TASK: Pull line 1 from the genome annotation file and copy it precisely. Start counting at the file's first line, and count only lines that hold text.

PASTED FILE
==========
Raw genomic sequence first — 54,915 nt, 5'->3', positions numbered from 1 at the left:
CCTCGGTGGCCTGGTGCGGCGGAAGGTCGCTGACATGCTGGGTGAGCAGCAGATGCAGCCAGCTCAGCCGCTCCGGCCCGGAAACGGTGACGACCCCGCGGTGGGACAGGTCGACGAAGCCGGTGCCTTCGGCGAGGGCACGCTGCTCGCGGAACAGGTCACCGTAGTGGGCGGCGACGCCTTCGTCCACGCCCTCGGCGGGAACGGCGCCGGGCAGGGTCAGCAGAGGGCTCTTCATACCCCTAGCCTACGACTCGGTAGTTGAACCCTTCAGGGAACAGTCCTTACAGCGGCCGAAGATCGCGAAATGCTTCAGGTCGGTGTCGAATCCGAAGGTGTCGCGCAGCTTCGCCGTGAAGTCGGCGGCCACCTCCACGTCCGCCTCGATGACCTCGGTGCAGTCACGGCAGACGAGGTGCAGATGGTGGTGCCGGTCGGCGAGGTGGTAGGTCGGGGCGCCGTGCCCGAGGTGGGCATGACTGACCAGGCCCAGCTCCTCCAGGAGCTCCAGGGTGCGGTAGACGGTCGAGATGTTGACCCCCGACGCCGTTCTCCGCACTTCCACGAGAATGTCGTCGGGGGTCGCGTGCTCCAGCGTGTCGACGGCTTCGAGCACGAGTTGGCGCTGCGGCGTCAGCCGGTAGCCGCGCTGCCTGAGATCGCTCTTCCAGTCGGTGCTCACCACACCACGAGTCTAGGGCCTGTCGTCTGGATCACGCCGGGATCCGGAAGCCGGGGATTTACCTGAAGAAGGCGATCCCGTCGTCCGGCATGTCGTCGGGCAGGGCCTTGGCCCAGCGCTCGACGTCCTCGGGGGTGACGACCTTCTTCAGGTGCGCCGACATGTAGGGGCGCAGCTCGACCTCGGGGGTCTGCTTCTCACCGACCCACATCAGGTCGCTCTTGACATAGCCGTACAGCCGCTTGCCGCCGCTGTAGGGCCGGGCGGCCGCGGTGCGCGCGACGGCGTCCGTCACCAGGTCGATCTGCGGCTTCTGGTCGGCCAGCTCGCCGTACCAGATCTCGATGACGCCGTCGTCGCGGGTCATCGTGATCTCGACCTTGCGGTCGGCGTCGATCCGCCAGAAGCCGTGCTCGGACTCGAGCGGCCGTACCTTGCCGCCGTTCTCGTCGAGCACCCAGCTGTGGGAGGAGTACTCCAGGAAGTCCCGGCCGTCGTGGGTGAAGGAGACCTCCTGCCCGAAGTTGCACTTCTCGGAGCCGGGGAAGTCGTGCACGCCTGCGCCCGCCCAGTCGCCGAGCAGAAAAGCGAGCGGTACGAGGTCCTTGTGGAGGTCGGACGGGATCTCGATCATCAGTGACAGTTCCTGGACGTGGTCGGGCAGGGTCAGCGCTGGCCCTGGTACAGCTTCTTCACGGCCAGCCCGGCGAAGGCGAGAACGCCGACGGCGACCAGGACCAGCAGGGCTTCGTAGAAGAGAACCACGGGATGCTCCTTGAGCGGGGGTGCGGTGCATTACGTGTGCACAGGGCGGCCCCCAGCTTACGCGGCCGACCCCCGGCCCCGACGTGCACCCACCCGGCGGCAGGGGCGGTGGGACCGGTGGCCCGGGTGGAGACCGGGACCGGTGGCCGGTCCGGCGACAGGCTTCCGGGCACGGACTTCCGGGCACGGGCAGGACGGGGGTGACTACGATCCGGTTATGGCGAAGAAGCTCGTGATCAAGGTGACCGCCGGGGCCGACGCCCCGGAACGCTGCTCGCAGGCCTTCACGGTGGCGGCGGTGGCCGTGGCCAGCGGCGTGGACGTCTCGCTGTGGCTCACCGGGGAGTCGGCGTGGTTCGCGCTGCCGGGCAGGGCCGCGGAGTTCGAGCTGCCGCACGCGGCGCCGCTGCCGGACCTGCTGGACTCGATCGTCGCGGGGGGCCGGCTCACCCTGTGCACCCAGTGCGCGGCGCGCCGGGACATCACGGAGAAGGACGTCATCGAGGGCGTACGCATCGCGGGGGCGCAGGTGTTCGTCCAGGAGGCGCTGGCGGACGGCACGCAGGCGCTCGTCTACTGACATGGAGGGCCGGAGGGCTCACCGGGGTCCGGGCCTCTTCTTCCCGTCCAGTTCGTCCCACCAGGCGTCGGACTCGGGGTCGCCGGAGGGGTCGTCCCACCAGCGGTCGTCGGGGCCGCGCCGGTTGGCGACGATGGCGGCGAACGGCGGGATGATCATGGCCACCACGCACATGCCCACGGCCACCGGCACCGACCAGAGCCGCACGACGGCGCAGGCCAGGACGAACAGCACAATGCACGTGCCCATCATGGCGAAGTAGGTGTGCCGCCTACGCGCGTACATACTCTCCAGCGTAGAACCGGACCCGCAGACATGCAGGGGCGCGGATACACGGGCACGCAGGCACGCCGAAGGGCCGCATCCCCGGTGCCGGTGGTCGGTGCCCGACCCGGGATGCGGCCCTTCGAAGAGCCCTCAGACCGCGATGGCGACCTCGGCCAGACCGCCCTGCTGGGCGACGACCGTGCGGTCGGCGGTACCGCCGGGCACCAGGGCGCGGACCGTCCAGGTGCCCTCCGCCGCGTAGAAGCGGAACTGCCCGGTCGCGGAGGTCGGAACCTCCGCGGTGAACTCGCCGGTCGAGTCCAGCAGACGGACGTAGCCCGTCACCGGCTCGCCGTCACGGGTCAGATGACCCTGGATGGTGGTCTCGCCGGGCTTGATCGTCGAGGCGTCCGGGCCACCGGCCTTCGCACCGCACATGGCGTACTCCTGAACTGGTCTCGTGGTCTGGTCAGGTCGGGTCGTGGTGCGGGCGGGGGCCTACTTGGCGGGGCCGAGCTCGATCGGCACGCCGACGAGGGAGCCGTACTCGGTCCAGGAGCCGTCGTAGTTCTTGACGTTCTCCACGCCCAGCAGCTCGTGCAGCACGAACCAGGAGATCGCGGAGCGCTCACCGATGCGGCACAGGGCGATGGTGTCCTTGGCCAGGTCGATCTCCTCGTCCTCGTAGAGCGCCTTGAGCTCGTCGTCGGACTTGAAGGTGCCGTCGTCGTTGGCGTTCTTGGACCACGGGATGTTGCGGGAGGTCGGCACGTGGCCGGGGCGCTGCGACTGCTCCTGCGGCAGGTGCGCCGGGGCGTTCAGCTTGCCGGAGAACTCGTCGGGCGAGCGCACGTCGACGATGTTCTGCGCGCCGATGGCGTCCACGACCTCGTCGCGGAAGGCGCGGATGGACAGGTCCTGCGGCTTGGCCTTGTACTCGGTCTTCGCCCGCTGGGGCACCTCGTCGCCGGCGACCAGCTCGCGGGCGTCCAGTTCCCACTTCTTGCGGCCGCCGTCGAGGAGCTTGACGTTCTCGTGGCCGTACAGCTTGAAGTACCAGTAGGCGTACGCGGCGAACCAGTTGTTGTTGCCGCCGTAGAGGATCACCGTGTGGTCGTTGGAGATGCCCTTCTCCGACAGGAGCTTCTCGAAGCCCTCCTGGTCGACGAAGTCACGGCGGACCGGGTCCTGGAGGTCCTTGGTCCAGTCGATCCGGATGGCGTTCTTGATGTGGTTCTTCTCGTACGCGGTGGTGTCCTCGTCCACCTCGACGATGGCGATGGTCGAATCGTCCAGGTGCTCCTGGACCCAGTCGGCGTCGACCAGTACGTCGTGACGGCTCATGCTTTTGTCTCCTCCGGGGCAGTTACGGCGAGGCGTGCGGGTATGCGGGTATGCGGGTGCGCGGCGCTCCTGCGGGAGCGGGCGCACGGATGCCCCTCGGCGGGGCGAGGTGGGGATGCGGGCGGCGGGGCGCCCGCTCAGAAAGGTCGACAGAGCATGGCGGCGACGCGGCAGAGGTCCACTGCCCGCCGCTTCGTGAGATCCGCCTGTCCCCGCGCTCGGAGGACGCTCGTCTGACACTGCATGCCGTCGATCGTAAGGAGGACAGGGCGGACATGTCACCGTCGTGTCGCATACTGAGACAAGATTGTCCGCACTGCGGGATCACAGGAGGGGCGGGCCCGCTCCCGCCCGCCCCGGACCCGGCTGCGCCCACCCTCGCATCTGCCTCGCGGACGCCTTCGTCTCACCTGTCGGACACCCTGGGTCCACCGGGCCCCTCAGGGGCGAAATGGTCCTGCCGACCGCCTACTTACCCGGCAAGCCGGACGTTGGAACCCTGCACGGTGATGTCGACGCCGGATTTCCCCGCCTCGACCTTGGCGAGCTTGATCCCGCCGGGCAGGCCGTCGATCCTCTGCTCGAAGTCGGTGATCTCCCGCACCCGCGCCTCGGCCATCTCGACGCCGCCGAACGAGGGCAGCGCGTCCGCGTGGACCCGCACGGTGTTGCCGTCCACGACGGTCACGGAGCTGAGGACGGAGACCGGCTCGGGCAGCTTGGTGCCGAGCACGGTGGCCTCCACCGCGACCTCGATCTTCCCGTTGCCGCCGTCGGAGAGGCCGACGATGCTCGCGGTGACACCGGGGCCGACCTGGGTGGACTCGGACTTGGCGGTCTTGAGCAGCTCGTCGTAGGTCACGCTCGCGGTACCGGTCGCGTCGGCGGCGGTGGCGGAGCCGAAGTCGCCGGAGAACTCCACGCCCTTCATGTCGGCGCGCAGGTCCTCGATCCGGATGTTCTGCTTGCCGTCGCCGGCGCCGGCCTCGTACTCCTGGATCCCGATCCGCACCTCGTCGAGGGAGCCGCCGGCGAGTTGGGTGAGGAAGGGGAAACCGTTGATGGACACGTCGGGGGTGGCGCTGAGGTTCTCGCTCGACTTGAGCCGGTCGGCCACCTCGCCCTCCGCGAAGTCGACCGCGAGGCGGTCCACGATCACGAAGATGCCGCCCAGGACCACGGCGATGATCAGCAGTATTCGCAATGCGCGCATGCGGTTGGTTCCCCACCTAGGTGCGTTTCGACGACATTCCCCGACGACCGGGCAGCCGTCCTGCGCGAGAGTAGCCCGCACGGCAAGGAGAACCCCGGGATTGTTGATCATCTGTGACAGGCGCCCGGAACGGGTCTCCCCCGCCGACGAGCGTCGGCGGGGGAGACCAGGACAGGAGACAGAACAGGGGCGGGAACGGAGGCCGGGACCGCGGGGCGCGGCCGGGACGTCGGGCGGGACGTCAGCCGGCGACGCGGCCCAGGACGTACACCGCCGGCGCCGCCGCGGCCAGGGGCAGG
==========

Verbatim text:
Raw genomic sequence first — 54,915 nt, 5'->3', positions numbered from 1 at the left: